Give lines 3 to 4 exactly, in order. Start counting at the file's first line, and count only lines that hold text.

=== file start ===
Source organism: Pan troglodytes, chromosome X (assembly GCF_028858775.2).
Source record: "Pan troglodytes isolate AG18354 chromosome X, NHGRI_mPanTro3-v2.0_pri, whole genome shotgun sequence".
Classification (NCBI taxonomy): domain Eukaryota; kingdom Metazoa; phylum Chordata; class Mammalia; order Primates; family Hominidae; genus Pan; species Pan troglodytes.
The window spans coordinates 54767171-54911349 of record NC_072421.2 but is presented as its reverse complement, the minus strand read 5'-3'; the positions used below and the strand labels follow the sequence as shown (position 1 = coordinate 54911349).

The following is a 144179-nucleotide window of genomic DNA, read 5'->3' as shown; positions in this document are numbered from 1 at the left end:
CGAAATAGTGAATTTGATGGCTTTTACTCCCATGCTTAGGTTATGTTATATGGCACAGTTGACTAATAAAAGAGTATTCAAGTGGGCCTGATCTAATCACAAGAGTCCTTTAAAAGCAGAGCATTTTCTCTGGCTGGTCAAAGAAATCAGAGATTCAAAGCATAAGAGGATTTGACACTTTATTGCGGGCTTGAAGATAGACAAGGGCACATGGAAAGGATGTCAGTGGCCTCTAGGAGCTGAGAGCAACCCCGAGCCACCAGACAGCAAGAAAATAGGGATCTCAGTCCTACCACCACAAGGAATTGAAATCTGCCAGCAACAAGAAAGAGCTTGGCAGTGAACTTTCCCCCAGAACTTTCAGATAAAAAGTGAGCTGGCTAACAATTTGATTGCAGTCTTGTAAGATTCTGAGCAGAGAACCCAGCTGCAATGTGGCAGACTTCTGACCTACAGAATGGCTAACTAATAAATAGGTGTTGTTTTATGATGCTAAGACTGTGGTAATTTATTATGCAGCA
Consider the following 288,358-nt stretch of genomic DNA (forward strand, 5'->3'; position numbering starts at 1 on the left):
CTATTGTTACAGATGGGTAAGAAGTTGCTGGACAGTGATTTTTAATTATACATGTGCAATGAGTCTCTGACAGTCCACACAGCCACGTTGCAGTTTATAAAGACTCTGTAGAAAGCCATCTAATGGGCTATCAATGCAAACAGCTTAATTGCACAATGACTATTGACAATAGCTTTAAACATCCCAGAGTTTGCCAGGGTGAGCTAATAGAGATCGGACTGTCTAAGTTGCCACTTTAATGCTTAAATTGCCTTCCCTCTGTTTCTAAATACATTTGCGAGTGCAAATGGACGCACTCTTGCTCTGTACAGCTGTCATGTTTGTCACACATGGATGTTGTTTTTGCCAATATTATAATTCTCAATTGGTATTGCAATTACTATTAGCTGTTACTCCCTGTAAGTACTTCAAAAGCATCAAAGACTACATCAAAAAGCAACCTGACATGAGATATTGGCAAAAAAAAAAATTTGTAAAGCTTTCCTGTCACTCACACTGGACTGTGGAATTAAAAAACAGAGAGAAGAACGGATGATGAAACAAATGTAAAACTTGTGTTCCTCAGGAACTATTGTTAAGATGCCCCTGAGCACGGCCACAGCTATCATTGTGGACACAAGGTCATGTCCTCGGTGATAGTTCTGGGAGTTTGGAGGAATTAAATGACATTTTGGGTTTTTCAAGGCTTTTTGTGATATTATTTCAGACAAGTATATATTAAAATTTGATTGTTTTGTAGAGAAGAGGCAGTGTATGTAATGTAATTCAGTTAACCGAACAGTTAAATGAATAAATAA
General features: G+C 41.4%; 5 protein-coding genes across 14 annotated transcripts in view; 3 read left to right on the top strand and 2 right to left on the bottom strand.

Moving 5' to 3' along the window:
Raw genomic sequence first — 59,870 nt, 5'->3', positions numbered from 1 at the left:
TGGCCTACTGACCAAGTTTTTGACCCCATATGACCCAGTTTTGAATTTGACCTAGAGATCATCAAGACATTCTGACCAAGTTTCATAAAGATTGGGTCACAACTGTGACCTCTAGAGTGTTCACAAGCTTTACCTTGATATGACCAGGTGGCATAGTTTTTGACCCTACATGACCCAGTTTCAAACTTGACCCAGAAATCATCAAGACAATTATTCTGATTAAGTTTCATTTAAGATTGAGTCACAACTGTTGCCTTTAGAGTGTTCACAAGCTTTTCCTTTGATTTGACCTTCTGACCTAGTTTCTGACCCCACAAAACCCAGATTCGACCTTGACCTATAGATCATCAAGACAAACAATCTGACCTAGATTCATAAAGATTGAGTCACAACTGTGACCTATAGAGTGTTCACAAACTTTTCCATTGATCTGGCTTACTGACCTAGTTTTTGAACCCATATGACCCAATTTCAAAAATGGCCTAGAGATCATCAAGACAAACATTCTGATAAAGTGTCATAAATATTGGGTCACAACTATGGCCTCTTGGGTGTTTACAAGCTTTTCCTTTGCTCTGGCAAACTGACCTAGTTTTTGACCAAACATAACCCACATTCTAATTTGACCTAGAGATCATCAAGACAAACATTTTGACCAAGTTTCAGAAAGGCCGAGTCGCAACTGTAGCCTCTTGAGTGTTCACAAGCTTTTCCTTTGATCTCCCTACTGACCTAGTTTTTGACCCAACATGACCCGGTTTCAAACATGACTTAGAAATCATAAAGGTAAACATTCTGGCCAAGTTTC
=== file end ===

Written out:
Classification (NCBI taxonomy): domain Eukaryota; kingdom Metazoa; phylum Chordata; class Mammalia; order Primates; family Hominidae; genus Pan; species Pan troglodytes.
The window spans coordinates 54767171-54911349 of record NC_072421.2 but is presented as its reverse complement, the minus strand read 5'-3'; the positions used below and the strand labels follow the sequence as shown (position 1 = coordinate 54911349).